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Last year RNLI lifeboats rescued more than 8,000 people nationwide, with an average of 40 calls per year from St Helier alone. Each of those calls costs approximately £5,000, taking into consideration the costs of fuel, maintenance and training.

On an island surrounded by water, it?s easy to see how the RNLI have become an important and essential service for our shores since the first boat was stationed at Havre Des Pas in 1861.

The backbone of the service relies as much on the hard work and dedication of the crew members as the work of The Ladies? Lifeboat Guild who help raise funds, charitable donations, and legacies left to them. The 23 voluntary crew members come from all types of professional backgrounds including finance, fishermen, engineers, tradesmen, drivers, and coastguards. The longest serving crew member Les Le Ruez, has been on the St Helier crew for 20 years, and the newest edition for several weeks. That?s not to forget the 3 ladies who volunteer and the youngest member at 26 years old.  Each of them have a pager and are on call 24/7, dropping everything at a moment?s notice in order to launch the boat and be out of the harbour within 10 minutes of being called.

At present, there are 2 boats at the St Helier station; the 20 year old all weather Tyne Class, Alexander Coutanche, which runs at 17 knots (20 miles per hour) and holds 6 crew, and the inshore lifeboat B class, Atlantic 85 David Page, which runs at 35 knots (40 miles per hour) and holds 4 crew. The latter has a weather limitation of a force 6 wind, and is better used for calmer conditions and for getting in closer to the shore.
Now, as the Tyne Class is coming to the end of its frontline life, the RNLI are replacing this with a Tamar at a cost of £2.6 million, due to the electronics and quality materials needed to build the vessel. The Tamar will be safer for crew members with a new suspension seat design, have a Y class inflatable boat held in the stern, will be faster at 25 knots, and have a larger casualty carrying capacity. There are already 6 on station in the UK and ours is now in production with £1.3 million still to be raised. The station coxswain Andy Hibbs states that, ?to meet the increasing and ever diverse demands on our services it is vital that we have a new Tamar class lifeboat. This will allow us to respond to some incidents quicker while keeping the crew safe?.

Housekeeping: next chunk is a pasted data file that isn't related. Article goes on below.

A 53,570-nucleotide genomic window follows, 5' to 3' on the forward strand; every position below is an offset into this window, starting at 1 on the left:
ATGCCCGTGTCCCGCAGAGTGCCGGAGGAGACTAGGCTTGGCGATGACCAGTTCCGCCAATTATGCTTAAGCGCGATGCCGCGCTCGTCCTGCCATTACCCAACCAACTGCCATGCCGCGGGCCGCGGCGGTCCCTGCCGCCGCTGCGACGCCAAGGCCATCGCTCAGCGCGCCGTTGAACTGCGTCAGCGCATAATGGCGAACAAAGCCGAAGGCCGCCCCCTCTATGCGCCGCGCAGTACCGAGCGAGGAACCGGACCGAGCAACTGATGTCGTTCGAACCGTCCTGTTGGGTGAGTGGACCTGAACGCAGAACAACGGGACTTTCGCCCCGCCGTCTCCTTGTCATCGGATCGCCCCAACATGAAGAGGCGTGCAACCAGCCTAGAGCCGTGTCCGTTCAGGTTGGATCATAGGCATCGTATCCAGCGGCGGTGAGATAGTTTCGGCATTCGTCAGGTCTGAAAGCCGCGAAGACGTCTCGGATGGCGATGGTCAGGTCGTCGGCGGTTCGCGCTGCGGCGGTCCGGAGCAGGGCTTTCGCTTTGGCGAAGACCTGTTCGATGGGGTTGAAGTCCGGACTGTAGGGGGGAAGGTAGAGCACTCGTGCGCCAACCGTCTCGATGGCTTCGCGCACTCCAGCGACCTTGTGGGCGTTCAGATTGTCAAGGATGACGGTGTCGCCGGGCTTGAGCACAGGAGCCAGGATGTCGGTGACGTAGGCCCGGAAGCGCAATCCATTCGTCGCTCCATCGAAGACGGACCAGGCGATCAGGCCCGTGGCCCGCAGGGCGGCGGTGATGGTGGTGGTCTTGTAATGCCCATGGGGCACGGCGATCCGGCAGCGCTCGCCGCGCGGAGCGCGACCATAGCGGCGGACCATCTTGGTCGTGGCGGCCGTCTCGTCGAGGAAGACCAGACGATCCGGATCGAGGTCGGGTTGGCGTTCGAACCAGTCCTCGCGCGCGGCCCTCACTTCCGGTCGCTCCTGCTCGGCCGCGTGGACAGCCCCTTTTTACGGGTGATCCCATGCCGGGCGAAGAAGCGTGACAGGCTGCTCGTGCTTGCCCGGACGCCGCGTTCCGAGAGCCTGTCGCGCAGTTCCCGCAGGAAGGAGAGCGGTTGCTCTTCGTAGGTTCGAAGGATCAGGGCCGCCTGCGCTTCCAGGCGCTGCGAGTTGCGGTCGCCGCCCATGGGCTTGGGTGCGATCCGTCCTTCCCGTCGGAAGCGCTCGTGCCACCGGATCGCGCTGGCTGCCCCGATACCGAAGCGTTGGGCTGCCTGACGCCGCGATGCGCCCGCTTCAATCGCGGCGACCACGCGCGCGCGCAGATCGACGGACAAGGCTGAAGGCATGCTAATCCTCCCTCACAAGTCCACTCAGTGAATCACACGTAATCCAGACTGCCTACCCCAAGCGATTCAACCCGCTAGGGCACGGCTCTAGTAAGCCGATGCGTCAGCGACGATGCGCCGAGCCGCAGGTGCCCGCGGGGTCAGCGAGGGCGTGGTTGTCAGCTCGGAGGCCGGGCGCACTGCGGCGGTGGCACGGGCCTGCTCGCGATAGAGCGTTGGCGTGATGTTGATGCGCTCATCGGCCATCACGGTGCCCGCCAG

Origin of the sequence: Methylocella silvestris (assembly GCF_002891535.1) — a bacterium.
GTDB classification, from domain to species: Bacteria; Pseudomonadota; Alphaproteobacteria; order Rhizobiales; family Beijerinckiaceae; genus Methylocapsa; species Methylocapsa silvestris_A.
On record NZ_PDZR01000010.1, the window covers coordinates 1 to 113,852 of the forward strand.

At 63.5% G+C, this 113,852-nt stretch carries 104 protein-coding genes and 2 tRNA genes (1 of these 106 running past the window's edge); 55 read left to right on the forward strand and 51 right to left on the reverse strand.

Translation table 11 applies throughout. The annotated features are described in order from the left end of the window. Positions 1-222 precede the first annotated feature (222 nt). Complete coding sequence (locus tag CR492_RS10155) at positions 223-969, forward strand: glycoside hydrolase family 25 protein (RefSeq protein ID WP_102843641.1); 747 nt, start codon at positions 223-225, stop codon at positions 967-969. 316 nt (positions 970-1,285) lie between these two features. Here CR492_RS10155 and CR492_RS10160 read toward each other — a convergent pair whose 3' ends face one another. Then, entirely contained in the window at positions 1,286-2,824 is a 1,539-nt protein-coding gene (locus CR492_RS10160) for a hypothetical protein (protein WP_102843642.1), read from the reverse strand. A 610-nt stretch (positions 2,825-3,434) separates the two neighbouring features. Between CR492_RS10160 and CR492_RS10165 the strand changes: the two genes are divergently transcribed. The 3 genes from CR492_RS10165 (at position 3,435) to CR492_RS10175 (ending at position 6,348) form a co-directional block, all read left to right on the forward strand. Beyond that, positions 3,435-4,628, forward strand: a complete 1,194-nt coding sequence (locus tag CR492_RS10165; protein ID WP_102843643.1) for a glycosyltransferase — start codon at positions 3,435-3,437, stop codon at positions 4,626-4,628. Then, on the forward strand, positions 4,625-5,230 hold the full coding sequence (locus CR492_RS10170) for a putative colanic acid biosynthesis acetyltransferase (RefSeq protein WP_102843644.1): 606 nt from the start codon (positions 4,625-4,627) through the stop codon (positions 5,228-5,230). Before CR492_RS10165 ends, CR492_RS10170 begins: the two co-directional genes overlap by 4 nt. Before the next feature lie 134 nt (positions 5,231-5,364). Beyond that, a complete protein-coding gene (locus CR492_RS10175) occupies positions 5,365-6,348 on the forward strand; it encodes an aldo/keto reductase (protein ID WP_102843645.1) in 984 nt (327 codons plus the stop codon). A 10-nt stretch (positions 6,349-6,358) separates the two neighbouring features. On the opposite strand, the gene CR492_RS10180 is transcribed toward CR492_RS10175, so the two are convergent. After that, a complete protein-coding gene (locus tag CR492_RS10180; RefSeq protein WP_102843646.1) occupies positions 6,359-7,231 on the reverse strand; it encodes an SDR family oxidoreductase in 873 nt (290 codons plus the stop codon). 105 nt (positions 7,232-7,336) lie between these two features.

Although the Jersey RNLI are undergoing constant fund raising, this is focused on the new lifeboat appeal at present and with a target to reach by spring 2009, this is as important as ever. Saturday the 26th April sees a spectacular lifeboat appeal ball at the Hotel de France, with the entire proceeds of the event going toward the new St Helier lifeboat. A free family open day on Saturday 31st May will give the public a unique opportunity to go down and meet the crew, check out the station and jump aboard the lifeboats at St Helier. Something everyone can get involved in, is the breakfast pyramid at the Pomme d?Or, whereby you pay £12 with £5 going to the Tamar lifeboat appeal. You can book your table at the restaurant – just let them know you want a breakfast for the appeal.

If you wish to donate please send your donation to St Helier Lifeboat Appeal, Lifeboat Station, Albert Pier, St Helier, Jersey CI, JE2 3NE or ring 0800 543 210 or log into

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